If you have a need of security on your disks in a Cluster Shared Volume, you can configure BitLocker to provide this service. One thing to be aware of, however, is that if you would like to make use of this feature, you would have to enable it on all nodes in the cluster.

Identity and Access Solutions Articles

56. Add a host (A) record to corporate DNS for a federation server

In order for clients to use Windows Integrated authentication to access a federation server, an administrator can take these 5 steps to add an (A) record to corporate domain name server federation server.

57. Manage Certificate Enrollment Policy by Using Group Policy

This article talks about how to configure all users in a domain to be issued a certificate that may be used for client authentication, encrypting file system, as well as email security.

58. What’s New in Kerberos Authentication

Covers all of the new features of Kerberos Authentication in Windows Server 2012 such as claims, compound authentication, and kerberos armoring.

59. Access Control and Authorization Overview

If you need an overview of what Dynamic Access Control, Central Access Rules, Central Access Policies, Claims, Expressions, and Proposed Permissions are, this document will help you better understand them.

60. Deploy a Central Access Policy

Covers the phases of deploying a central access policy such as identifying the need for a policy and required configuration, implementing the configuration of said policy, deploying the central access policy and policy maintenance including staging and changes.

61. Password Replication Policy Administration

Helps administrators understand how to manage password policies and read only domain controller scenarios such as pre populating a password for a user on a remote read only domain controller.

62. Configure a Certification Authority to Support OCSP Responders

OCSP stands for Online Certificate Status Protocol and this document talks about configuring an Online Responder to have a valid OCSP signing certificate. You can make use of the certutil command to assist with this task.

63. AD Rights Management Services and AD FS Considerations

In Active Directory Rights Management Services you can assign rights to users with a federated trust via Active Directory Federation Services. With this approach, a company can enable shared access to rights protected content by another company if desired – with no need for an additional AD trust or AD RMS infrastructure.

64. AD DS: Fine-Grained Password Policies

Fine grained passwords can be used to apply different restrictions for password and account lockout policies to different sets of users in a domain. Fine grained passwords can be used with PSO or Password Settings Objects within a domain. The PSO has attribute settings such as Enforce password history, Maximum password age, Minimum password age, Minimum password length, and more.

65. Working With Allowed to Authenticate Permission in Domains or Forests

If you have a need to provide a user the ability to read a data folder where they are currently prohibited by an authentication firewall, you could follow the steps in this article to accomplish that task.

66. Role Based Access Control

This article has information and procedures you can use to configure role based access control which consists of Roles, Access Scopes, and Access Policies.

67. Active Directory RMS and Server Design

Active Directory Rights Management Services has many topics to be aware of before one deploys a particular solution. This article covers such topics as Administrative Accounts, Cross-Boundary Collaboration Considerations, Trusted User Domains (TUD), Trusted Publishing Domains (TPD), Federated Identity using Active Directory Rights Management Services ADFS, Additional Components for Multi-forest Environments, AD RMS Service Discovery, and Publishing AD RMS to the Internet.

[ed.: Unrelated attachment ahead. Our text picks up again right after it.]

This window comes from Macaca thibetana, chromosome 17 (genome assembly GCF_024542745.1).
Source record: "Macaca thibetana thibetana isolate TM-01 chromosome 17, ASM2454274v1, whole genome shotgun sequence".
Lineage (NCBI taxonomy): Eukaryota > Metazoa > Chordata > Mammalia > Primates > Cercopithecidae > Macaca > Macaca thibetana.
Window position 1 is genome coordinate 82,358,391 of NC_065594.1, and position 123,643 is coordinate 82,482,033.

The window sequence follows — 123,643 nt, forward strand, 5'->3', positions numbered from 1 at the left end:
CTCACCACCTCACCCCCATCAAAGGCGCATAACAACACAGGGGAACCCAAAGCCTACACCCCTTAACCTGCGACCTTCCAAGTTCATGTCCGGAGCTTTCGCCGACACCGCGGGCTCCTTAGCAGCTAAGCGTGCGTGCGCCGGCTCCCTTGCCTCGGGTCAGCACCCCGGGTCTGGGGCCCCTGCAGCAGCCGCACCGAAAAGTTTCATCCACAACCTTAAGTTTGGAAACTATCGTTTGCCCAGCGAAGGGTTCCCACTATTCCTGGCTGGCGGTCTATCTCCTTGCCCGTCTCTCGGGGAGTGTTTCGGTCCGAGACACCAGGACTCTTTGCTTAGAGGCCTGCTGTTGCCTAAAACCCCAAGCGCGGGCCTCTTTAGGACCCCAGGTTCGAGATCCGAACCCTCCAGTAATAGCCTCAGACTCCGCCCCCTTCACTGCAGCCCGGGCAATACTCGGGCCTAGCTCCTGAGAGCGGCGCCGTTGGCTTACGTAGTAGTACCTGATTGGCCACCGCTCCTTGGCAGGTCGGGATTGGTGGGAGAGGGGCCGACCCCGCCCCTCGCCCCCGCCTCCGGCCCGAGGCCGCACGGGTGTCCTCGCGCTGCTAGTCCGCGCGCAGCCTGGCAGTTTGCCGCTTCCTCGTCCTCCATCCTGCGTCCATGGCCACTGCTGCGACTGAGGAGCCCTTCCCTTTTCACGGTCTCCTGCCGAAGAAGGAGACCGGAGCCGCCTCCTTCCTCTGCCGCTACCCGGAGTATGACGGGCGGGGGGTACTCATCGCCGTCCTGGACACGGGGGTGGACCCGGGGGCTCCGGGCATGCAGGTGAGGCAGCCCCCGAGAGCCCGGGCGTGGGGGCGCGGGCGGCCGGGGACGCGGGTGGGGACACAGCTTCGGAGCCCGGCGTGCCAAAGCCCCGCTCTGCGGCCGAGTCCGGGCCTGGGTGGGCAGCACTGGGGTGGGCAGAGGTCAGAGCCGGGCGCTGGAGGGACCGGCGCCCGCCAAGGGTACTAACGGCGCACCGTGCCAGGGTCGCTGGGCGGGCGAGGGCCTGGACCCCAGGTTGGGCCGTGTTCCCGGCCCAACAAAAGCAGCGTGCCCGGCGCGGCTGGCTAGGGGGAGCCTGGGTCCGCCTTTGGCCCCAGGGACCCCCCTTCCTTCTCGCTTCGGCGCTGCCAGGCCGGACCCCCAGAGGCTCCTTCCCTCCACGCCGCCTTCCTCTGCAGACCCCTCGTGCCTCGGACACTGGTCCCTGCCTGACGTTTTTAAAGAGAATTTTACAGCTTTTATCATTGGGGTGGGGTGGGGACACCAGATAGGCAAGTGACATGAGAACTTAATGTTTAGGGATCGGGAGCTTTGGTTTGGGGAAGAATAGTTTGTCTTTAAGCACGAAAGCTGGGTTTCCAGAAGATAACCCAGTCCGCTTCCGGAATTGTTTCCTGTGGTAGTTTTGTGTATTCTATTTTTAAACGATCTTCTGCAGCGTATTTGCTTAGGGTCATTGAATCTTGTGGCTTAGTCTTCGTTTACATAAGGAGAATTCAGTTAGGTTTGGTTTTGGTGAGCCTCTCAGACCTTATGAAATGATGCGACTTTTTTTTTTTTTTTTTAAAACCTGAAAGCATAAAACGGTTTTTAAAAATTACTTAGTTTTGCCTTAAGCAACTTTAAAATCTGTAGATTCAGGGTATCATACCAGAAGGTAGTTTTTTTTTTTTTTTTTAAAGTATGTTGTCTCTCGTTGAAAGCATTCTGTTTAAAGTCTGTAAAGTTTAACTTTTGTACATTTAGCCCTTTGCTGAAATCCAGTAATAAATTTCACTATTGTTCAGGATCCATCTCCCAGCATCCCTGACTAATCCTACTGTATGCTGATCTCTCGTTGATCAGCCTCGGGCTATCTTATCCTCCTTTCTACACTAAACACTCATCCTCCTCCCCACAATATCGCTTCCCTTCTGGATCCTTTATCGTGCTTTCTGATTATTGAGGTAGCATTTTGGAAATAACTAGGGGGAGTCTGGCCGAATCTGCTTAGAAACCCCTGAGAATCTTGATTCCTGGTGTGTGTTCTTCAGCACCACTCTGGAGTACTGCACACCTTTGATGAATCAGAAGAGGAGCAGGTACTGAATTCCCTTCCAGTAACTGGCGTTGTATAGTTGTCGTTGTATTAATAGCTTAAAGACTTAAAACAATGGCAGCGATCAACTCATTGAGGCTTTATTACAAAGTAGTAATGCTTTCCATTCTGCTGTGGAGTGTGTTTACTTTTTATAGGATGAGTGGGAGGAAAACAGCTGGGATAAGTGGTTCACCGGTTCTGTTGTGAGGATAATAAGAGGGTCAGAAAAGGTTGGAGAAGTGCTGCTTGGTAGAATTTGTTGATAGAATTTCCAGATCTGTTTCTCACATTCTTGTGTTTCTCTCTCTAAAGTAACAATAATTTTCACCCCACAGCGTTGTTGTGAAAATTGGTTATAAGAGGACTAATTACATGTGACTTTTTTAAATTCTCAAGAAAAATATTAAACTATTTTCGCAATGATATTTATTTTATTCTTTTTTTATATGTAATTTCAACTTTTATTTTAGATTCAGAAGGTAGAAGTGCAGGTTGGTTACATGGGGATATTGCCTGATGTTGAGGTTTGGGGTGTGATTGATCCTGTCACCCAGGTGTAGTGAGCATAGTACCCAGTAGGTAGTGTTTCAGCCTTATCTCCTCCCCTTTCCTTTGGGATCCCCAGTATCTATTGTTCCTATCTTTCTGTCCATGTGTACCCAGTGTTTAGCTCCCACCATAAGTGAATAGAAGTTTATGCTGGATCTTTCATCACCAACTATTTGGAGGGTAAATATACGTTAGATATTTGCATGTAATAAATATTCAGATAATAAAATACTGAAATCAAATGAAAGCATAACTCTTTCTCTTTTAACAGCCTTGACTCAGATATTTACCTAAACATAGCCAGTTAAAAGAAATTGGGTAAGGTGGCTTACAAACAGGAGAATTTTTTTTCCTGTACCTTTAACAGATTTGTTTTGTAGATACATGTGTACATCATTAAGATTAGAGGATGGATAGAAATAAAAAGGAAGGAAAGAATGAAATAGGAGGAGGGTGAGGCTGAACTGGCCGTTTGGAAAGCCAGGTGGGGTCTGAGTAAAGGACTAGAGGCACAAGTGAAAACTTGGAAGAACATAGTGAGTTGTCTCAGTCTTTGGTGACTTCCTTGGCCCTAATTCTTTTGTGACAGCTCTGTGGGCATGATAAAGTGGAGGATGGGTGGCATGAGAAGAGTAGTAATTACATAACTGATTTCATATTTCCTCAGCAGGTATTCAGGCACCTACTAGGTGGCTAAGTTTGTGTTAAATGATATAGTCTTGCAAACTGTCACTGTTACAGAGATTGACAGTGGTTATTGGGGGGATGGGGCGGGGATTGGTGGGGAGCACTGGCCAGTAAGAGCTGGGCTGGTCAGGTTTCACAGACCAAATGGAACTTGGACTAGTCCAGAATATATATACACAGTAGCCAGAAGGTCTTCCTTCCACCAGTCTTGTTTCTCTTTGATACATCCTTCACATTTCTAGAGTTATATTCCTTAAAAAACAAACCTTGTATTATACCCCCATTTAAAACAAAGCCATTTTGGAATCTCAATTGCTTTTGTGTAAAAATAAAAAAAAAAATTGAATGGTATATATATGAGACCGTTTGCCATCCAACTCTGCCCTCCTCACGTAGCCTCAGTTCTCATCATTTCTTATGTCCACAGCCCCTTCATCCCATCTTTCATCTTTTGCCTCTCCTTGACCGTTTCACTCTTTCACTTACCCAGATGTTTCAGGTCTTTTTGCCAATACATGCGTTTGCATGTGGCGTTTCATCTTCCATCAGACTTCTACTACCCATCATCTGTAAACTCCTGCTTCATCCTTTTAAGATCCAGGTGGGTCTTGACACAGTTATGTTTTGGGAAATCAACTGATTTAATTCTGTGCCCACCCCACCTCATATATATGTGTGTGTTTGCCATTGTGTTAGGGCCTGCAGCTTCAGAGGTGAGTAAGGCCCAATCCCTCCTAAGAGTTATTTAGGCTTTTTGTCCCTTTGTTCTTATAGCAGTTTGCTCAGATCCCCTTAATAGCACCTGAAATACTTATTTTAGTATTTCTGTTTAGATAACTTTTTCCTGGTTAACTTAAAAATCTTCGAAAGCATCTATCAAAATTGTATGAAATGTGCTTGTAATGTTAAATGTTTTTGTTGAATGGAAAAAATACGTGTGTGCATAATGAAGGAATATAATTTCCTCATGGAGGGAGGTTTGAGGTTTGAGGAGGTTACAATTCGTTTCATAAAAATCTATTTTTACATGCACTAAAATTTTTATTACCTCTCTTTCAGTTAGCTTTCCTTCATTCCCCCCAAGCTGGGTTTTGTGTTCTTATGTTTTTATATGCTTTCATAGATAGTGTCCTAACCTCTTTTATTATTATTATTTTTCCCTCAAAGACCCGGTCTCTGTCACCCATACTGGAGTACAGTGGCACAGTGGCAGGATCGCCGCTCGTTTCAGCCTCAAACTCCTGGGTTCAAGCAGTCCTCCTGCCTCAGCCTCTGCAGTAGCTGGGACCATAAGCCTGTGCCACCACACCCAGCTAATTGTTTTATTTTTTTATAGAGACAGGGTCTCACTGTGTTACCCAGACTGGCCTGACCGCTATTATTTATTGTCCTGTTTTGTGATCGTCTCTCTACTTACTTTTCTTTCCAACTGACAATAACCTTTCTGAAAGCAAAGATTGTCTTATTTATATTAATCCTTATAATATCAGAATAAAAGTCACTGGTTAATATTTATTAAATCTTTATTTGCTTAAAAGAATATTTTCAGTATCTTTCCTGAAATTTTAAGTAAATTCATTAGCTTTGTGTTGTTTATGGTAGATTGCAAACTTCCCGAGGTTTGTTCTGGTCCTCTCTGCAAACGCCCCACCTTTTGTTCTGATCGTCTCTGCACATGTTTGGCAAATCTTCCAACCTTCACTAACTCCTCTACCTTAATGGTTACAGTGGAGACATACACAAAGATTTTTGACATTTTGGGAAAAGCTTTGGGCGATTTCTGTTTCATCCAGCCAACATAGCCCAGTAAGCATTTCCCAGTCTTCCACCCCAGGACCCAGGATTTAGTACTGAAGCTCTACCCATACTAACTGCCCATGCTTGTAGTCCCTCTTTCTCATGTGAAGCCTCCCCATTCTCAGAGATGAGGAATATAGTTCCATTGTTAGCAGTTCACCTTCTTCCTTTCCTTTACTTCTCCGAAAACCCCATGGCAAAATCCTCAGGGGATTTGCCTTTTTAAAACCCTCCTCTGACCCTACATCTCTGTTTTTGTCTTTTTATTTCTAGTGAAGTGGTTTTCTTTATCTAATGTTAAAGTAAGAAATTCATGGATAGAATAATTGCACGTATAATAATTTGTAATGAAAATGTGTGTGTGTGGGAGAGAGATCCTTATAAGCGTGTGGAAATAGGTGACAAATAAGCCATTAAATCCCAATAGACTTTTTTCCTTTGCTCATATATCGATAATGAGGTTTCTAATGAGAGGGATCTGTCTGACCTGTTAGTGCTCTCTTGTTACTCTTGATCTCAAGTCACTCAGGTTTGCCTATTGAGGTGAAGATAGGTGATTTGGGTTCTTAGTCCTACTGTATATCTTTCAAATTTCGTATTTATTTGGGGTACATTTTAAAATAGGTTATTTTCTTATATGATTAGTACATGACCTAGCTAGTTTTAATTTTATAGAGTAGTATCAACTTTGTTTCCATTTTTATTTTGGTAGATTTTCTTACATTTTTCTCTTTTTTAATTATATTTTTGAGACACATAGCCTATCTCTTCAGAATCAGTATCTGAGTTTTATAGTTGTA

68. The Add-IscsiVirtualDiskTargetMapping Powershell cmdlet

With this command an administrator can assign a virtual disk to an iSCSI target.

Disaster Recovery Articles

69. Using Wbadmin start sysrecovery for bare metal recovery

If you find yourself in the unlucky situation of having to resort to a bare metal recovery, the Wbadmin start sysrecovery command will help you.

70. Where should I save my backup?

Administrators should consider the hardware available and what information they would like to preserve when determining where to save backup data.

71. Bootsect Command-Line Options

Bootsect.exe updates the master boot code for hard disk partitions to switch between BOOTMGR and NTLDR. You can use this tool to restore the boot sector on your computer. This tool replaces FixFAT and FixNTFS. Bootrec.exe on the other hand is used for “Bootmgr Is Missing” issues.

72. Use Bootrec.exe in the Windows RE to troubleshoot startup issues

Provides helpful tips on how to run the Bootrec.exe tool in Windows Recovery Options.

73. The Get-OBPolicy Powershell cmdlet

The Get-OBPolicy cmdlet gets the details about scheduling backups, files included in the backup, and retention policy, of the current backup policy. Often used with the Set-OBPolicy cmdlet to store updates to the policy.

74. Back up files and directories with Backup Operators

Provides a good overview of Backup Operator permissions such as Backup files and directories, Restore files and directories, and Shut down the system.

75. Back up a Windows server or client to Azure

Should you want to make use of cloud backup technologies in your disaster recovery implementation, this article will be helpful.

76. The Set-OBPolicy Powershell cmdlet

Use this command with Get-OBPolicy to configure the details of a scheduled backup service.

77. Cloud Backup and Recovery with Microsoft Azure

Offers more helpful tips for backup and recovery of production environments to the cloud.

77 Helpful Technet Articles For Advanced Microsoft System Administrators Summary

Well there you have it, 77 Helpful Technet Articles For Advanced Microsoft System Administrators. We hope you found this list helpful for your day to day system administration needs. Share with a friend!